The figure of Andrés Gómez it resonates strongly every time it is named, especially in the Latino press. Their last names are in the Olympus of tennis, and they occupy a special place in that of their country. He is still one of its greatest exponents, someone who has carried the image of Ecuador to all the world. All this would have a minor effect without two magical weeks that took place exactly 30 years ago in Paris. There, in the French capital, a tall, powerful and humble player achieved the greatest success of his career, a success that deserves to be remembered.

For the year 1990That Ecuadorian was not a teenager looking to make his mark on the circuit. We are in a time of young talents, precocious teachers who did not need cooking or experience to succeed in large squares. Ivan Lendl was still on the crest of the wave, but the generation of the McEnroe and Connors was fading to make way for the Agassi, Chang, Sampras or Courier. It was a constellation of stars that overshadowed large stonecutters on the racket, experienced players who had long fought for privileged positions.

Andrés was one of them. At 30, the Ecuadorian had experienced the greatest success of his career in doubles, where he had already been crowned in the Us Open (with Zivojinovic) and in himself Roland Garros (with Emilio Sánchez Vicario). His performance in singles had been no less: he had already accumulated 22 titles, two of them in the Central del Foro Italico, a place for clay legends. In Paris, however, there was a man who appeared in his nightmares, a cold-looking cyborg who embittered his existence: Ivan Lendl.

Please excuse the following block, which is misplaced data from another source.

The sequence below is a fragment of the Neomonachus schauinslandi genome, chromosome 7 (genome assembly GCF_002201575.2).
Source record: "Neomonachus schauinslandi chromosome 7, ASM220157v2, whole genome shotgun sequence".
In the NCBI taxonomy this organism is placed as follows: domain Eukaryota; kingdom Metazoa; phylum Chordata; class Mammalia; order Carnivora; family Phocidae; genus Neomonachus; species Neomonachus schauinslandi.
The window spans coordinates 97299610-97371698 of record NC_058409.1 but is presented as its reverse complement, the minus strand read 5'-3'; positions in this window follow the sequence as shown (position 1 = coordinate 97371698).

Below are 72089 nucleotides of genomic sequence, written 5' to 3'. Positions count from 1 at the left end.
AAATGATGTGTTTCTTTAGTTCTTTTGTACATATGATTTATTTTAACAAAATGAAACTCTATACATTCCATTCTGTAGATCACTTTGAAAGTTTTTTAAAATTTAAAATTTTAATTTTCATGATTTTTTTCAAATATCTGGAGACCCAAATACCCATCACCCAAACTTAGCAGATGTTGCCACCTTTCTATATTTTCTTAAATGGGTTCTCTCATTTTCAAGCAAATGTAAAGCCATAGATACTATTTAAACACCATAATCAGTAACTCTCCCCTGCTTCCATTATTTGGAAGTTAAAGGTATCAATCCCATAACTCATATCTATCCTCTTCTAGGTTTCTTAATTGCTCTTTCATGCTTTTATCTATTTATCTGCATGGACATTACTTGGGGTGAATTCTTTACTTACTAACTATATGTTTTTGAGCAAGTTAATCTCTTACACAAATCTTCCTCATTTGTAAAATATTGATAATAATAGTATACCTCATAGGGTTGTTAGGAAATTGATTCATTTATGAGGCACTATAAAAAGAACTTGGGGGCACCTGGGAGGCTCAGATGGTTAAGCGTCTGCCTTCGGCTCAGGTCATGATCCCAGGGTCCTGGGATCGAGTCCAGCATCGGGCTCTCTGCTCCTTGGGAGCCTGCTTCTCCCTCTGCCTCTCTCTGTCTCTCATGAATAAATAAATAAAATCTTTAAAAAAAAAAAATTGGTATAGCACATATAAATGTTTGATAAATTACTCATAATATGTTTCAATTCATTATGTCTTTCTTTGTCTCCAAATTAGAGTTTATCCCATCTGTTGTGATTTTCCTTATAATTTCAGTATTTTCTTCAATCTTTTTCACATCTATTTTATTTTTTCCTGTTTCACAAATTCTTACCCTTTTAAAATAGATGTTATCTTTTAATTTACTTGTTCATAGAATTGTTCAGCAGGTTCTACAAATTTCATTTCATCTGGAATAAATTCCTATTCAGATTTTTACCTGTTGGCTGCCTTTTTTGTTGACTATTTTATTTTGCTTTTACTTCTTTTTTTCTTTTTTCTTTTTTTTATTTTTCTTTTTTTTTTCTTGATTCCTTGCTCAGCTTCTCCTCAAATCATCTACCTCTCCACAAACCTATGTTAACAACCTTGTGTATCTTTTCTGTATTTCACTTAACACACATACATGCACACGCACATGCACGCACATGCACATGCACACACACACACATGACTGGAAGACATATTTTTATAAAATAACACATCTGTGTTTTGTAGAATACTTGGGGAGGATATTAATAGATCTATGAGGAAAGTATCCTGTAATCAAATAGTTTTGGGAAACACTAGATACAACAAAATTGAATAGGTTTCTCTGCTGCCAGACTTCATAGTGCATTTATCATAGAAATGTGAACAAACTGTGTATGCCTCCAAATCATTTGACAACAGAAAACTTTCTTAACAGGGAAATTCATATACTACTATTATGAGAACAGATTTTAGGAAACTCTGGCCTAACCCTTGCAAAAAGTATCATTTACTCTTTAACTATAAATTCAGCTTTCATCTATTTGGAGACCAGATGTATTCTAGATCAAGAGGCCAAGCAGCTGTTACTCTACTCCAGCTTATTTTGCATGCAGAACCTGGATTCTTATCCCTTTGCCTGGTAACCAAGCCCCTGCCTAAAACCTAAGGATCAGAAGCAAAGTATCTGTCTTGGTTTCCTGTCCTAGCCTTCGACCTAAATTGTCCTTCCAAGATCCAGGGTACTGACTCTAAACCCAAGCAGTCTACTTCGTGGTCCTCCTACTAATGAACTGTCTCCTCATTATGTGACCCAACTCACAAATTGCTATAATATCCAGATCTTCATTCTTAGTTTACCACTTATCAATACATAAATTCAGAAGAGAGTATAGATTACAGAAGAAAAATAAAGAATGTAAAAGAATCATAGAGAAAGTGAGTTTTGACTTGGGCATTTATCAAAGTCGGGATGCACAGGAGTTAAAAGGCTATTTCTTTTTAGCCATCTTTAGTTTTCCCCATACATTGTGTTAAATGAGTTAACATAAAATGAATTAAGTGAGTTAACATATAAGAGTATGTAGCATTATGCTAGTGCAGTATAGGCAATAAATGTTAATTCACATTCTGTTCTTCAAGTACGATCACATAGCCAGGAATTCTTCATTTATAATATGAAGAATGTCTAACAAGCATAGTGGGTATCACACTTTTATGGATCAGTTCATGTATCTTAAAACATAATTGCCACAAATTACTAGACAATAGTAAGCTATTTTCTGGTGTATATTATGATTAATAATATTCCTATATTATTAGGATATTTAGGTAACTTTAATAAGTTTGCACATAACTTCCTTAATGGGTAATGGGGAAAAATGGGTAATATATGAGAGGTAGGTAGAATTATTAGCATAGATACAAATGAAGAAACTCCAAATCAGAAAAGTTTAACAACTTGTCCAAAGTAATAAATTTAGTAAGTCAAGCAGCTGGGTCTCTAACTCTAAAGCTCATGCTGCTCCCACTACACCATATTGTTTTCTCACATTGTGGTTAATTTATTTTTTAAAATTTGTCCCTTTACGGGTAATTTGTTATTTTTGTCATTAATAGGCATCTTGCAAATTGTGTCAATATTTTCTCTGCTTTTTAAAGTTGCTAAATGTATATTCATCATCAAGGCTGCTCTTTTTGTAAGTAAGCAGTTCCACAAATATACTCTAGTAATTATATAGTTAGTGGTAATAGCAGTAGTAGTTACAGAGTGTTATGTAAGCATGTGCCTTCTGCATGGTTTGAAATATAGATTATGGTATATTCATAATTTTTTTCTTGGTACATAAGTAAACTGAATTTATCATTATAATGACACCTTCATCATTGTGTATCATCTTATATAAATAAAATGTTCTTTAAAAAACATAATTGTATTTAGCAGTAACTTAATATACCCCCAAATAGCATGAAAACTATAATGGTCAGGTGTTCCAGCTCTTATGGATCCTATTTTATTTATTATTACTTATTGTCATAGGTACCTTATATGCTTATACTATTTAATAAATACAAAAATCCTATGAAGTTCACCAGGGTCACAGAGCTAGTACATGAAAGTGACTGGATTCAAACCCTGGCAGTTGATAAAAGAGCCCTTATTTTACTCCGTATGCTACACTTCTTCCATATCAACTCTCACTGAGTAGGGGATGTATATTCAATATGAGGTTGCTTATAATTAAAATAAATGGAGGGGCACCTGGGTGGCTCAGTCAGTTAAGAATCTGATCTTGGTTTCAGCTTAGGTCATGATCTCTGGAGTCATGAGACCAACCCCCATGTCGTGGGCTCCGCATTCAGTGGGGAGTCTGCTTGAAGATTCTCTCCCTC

The Czechoslovakian had defeated him up to four times in the land of Paris. It was Andres’ Wailing Wall, someone put down by fate who seemed to say no, that his precious Major would never win on land. He even made him weigh the withdrawal once he entered his thirties and far from his best moment. It was then that he received the news that Lendl would decide not to contest the Paris event to focus all his energies on Wimbledon, the Grand Slam that had eluded him his entire career. The opportunity had come, and Andrés knew it.

Fernando Luna, Marcelo Filippini, Alexander Volkov, Magnus Gustafsson (by default), Thierry Champion and Thomas muster. The names became corpses and fell like flies before an Andrés who followed his routines. Humble off the track, electric under the Philippe Chatrier’s cloak of dirt. Present in Paris, his son Juan Andrés (two years old at the time) and his wife helped him not to put too much pressure on his back, they were the emotional release he needed. But the last obstacle was still missing, an irreverent young punk aesthetic who was also in his first Grand Slam final.